This post originally appeared on Environmental History Now, a website dedicated to showcasing the environmental-related work and expertise of graduate students and early career scholars who identify as women, trans and non binary people.
“Don’t travel at night, don’t travel by car, and don’t travel out of the city,” the words of the U.S. Department of State (DoS) repeated over and over in my head as we zipped along the small highway in darkness. “It’s fine,” reassured the friend of a friend driving the car. She was from the area and promised that it was safe. And it had been. We spent an entire day in Uruapan, Angahuan, and Patzcuaro—all in the red “Do Not Travel” zone of Michoacán, Mexico according to the DoS. I knew this as I scheduled my trip, but how could I tell the environmental and cultural history of a volcano without seeing it? I had to experience the landscape and the volcano for myself.
Unfortunately, I had glanced at the local news headlines before leaving Morelia, a large city in Michoacán to which the DoS allowed travel. The headlines showed grim stories about murder and gang activity throughout the state. Rattled by DoS restrictions and alarming news articles, I felt apprehensive. When we reached Parícutin, the small volcano that constitutes the topic of my dissertation, I finally felt at ease. Climbing over huge lava rocks at the volcano was the only place I could let go of DoS warnings. My elation at walking the same ground as the locals, scientists, and tourists that I study supplanted all other feelings.
The drive to the volcano welcome center was enlightening. I noticed old cinder cones disguised by vegetation covering the landscape. I had seen aerial photos of the area, but to observe one after another in the distance with my own eyes impressed upon me their true abundance. The foliage had not yet reached Parícutin, the newest cinder cone that emerged in 1943. Walking along the path through the pine forest gave me a new perspective. I passed a tapped tree, reminding me of the importance of sap collection during the 1940s in these highland communities. When we came to the edge of an old lava flow, it astounded me how tall it was. In my research, I had found pictures of the black lava rocks towering over humans, but to stand next to it and crawl over the boulders showed me how much impact this volcano really had on the landscape.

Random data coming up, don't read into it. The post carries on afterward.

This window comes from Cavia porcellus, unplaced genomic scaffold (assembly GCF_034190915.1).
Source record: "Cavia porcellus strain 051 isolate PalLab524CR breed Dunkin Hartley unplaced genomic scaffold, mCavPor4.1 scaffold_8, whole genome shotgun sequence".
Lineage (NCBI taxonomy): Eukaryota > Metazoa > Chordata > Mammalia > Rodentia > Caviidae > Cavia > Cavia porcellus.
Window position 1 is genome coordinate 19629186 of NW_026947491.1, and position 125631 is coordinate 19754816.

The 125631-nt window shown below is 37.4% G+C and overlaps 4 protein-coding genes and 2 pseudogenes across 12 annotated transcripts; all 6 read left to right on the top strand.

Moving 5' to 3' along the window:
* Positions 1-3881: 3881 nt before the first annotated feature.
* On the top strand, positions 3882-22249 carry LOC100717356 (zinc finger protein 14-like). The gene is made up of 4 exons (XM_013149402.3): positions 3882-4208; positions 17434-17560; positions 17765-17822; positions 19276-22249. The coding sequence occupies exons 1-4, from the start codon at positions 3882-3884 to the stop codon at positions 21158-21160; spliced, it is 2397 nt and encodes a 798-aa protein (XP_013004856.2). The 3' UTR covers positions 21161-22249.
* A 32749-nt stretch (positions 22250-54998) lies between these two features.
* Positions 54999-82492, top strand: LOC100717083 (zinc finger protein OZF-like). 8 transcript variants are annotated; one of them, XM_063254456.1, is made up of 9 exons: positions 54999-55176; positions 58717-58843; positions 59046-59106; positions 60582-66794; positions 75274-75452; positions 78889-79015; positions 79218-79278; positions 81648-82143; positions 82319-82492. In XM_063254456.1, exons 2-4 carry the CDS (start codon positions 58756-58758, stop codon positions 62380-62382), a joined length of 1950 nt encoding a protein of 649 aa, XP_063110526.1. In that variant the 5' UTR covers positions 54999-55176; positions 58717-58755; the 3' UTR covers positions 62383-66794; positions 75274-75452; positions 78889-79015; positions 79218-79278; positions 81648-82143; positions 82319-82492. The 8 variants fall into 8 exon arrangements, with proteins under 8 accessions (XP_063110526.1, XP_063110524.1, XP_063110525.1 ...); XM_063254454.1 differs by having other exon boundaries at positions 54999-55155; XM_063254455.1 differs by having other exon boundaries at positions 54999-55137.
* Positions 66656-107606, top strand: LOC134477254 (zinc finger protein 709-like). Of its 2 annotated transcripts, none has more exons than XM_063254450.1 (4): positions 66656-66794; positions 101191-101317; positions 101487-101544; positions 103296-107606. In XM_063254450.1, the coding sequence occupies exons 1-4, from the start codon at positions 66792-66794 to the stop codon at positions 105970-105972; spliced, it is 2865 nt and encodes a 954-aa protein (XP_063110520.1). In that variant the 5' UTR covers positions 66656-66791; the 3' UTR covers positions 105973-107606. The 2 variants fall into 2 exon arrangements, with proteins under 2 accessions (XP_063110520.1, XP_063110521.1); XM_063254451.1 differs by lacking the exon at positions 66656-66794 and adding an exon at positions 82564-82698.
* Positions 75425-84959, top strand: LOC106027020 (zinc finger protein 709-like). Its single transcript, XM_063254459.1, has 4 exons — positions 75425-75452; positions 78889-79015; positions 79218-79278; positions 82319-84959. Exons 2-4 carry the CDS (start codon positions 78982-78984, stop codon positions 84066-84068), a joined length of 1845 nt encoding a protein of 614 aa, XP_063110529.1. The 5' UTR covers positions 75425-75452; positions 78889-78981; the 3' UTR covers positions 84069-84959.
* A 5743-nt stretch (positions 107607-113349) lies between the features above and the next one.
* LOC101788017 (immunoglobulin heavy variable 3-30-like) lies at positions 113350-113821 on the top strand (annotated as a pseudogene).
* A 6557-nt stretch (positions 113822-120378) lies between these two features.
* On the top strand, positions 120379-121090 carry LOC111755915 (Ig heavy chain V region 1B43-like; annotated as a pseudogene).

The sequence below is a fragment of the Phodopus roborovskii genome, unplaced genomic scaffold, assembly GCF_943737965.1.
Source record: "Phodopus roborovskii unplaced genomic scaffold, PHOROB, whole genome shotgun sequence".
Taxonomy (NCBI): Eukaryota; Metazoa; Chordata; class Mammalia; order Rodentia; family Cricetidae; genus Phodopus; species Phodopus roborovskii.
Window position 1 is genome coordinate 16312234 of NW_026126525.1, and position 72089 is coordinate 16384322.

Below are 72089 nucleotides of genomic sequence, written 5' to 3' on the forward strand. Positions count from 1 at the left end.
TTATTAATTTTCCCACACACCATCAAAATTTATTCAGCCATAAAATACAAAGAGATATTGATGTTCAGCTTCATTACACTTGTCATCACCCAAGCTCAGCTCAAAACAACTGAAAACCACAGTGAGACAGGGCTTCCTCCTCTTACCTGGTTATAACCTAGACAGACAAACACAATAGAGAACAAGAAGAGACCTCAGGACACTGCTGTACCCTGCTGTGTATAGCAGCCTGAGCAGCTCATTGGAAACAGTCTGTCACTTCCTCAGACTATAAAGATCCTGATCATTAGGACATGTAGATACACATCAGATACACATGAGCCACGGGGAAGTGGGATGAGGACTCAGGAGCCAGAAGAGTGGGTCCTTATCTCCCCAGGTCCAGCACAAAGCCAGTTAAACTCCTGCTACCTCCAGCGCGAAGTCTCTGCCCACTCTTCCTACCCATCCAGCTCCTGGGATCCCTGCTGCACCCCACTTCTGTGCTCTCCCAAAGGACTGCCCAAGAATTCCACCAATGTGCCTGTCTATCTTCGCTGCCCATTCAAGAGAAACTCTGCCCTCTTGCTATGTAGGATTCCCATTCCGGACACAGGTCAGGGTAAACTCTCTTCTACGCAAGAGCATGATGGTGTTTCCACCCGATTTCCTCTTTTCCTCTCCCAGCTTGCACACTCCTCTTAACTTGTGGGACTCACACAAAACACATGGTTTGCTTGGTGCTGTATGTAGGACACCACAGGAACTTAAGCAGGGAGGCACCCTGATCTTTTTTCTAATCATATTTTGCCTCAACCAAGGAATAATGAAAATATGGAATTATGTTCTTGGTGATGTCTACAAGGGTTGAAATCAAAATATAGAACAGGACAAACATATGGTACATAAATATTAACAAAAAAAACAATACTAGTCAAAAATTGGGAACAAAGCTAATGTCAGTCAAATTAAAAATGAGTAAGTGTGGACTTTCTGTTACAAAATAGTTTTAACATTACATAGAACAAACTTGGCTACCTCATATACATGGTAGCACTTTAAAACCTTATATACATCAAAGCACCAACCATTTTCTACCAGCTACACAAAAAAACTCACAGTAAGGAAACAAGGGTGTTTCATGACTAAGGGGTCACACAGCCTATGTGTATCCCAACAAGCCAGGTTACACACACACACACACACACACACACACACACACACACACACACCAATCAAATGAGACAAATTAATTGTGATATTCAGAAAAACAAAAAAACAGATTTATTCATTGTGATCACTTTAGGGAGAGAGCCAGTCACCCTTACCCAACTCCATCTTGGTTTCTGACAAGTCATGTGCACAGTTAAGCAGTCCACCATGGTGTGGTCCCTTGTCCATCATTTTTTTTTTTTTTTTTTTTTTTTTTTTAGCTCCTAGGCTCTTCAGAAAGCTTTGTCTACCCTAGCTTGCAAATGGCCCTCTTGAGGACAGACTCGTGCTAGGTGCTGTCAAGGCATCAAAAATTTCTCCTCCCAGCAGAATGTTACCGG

Our detour to see a local festival was the second highlight of the trip. In Angahuan, which is one of the small villages that was impacted by Parícutin in the 1940s, we decided to stop at the crowded church courtyard. Music, banners, a procession, and the celebratory atmosphere drew us into the annual festival for Santiago Apóstol. Someone brought us kurundas, a typical party food similar to tamales. We also sampled soup and atole, a warm beverage made from corn. It did not matter to those celebrating that we were clearly outsiders. They welcomed us just the same and offered us their food and hospitality. Apart from the styrofoam dishes and digital cameras, I imagined the celebration was similar to those before the volcano erupted and displaced several communities in the early 1940s.